When I first starting working in IT more than a decade ago, I noticed an odd phenomenon. At the time, I worked at a major EDU and we had a pretty small group, with no real division between systems, networking and apps. Whenever there was a problem, EVERYONE (both technical and management) seemed to amass in a crowd behind the person actually working on the issue. It could be quite disconcerting and chaotic as people offered suggestions and even grabbed at the keyboard. The experience was like being at that infamous Rolling Stones concert at Altamont and I often wished for my own Hell’s Angel for protection. Once I even had a mini-meltdown in the server room as I stood in front of a Sun E6500 which was the multi-user shell system for the university. I was desperately trying to figure out why no-one could log in. As the group behind me reached proportions similar in size to the crowd scenes from Ben Hur, I turned around and yelled, “There are entirely too many people standing behind me!” I bemoaned the frequent occurrence of this scene to a very senior Unix engineer who was my mentor. His response was an analogy I’ve never forgotten, “It’s just like kids’ soccer. There’s no strategy here, everyone just follows the ball. Swarm left, swarm right.”
Much to my chagrin, I see a similar behavior demonstrated by many organizations, especially in the security realm. Instead of committing to a proactive posture, most stay permanently in reactive-mode. Although painful for staff and customers, in many ways it’s easier for management to avoid the effort required for long-term planning. Although I feel frustration when I see this, I understand how painful making the shift can be. It’s serious culture shock, sometimes requiring a complete reorganization. Usually this only happens after an enterprise has reached a tipping point, when technical debt comes due and Shylock is demanding his pound of flesh.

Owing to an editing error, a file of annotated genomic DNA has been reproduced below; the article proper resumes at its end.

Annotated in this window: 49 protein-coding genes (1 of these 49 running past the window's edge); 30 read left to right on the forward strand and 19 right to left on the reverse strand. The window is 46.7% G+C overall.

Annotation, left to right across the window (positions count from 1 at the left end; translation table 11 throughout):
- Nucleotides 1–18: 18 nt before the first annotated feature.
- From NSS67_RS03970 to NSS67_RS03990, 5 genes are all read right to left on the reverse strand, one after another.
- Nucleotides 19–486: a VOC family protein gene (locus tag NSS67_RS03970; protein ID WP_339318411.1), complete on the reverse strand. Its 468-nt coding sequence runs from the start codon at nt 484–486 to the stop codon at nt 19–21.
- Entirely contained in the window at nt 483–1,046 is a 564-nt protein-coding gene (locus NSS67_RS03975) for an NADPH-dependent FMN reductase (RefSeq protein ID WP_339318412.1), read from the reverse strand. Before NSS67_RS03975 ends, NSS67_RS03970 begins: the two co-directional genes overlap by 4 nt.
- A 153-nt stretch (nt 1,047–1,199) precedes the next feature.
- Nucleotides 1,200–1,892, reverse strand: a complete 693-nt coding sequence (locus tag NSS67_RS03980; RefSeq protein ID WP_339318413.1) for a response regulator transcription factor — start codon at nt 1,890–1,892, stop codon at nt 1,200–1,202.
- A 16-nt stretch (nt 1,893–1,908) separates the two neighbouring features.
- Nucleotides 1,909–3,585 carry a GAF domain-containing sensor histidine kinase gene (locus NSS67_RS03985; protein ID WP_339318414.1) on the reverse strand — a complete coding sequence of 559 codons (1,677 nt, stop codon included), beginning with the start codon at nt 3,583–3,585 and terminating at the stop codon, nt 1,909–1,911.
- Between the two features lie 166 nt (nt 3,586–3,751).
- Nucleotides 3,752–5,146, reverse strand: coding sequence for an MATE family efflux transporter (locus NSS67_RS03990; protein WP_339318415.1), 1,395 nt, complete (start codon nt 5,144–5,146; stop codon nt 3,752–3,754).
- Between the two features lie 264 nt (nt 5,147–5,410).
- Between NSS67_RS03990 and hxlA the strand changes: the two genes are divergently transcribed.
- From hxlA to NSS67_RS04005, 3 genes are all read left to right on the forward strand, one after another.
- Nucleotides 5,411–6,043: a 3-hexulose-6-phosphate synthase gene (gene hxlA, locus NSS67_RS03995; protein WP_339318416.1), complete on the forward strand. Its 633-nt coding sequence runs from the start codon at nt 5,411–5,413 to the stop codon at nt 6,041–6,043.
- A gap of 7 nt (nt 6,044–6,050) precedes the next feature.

What’s the best way to make this change? Emphasize the human factor over technical solutions. There’s no magical piece of technology or software that will solve all your problems, so stop believing the marketing hype. As much as technologists hate to admit it, companies are still comprised of people. According to Sandy Pentland at MIT’s Human Dynamics Laboratory, the science of great teamwork is scientifically measurable and the key component is communication, both formal and informal. Companies should reward the individuals who are catalysts for collaboration and listen to the truth-tellers who point out the boiling frogs. And if you think this doesn’t apply to you because you aren’t a member of management, think again. Leadership is everyone’s responsibility.